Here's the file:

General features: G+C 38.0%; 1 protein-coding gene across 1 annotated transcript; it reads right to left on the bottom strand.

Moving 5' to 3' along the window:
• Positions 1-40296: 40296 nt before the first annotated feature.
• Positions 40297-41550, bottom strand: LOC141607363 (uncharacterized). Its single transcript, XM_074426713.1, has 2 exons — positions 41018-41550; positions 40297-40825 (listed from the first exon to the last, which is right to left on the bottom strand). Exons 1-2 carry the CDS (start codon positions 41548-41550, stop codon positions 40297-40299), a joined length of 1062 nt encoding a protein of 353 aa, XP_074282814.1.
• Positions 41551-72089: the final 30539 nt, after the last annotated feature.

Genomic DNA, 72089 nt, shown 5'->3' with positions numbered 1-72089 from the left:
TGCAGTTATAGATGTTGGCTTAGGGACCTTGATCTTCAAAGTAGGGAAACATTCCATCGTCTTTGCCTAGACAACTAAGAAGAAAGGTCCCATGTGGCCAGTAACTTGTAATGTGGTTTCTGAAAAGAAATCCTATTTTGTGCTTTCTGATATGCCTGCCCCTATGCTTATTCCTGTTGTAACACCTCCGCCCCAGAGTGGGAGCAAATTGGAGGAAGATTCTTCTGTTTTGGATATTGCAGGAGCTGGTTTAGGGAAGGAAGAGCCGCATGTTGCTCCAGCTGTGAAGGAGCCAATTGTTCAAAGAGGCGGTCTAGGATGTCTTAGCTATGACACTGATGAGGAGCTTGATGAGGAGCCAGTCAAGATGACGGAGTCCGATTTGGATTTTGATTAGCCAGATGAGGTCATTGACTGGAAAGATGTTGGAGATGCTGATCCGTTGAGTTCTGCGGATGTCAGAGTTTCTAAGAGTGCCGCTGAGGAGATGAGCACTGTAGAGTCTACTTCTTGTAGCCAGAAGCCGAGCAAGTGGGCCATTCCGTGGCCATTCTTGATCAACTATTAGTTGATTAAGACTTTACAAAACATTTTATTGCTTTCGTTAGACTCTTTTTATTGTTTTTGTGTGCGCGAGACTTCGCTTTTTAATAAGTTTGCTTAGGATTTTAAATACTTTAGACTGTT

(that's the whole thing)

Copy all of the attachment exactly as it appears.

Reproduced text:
General features: G+C 38.0%; 1 protein-coding gene across 1 annotated transcript; it reads right to left on the bottom strand.

Moving 5' to 3' along the window:
• Positions 1-40296: 40296 nt before the first annotated feature.
• Positions 40297-41550, bottom strand: LOC141607363 (uncharacterized). Its single transcript, XM_074426713.1, has 2 exons — positions 41018-41550; positions 40297-40825 (listed from the first exon to the last, which is right to left on the bottom strand). Exons 1-2 carry the CDS (start codon positions 41548-41550, stop codon positions 40297-40299), a joined length of 1062 nt encoding a protein of 353 aa, XP_074282814.1.
• Positions 41551-72089: the final 30539 nt, after the last annotated feature.

Genomic DNA, 72089 nt, shown 5'->3' with positions numbered 1-72089 from the left:
TGCAGTTATAGATGTTGGCTTAGGGACCTTGATCTTCAAAGTAGGGAAACATTCCATCGTCTTTGCCTAGACAACTAAGAAGAAAGGTCCCATGTGGCCAGTAACTTGTAATGTGGTTTCTGAAAAGAAATCCTATTTTGTGCTTTCTGATATGCCTGCCCCTATGCTTATTCCTGTTGTAACACCTCCGCCCCAGAGTGGGAGCAAATTGGAGGAAGATTCTTCTGTTTTGGATATTGCAGGAGCTGGTTTAGGGAAGGAAGAGCCGCATGTTGCTCCAGCTGTGAAGGAGCCAATTGTTCAAAGAGGCGGTCTAGGATGTCTTAGCTATGACACTGATGAGGAGCTTGATGAGGAGCCAGTCAAGATGACGGAGTCCGATTTGGATTTTGATTAGCCAGATGAGGTCATTGACTGGAAAGATGTTGGAGATGCTGATCCGTTGAGTTCTGCGGATGTCAGAGTTTCTAAGAGTGCCGCTGAGGAGATGAGCACTGTAGAGTCTACTTCTTGTAGCCAGAAGCCGAGCAAGTGGGCCATTCCGTGGCCATTCTTGATCAACTATTAGTTGATTAAGACTTTACAAAACATTTTATTGCTTTCGTTAGACTCTTTTTATTGTTTTTGTGTGCGCGAGACTTCGCTTTTTAATAAGTTTGCTTAGGATTTTAAATACTTTAGACTGTT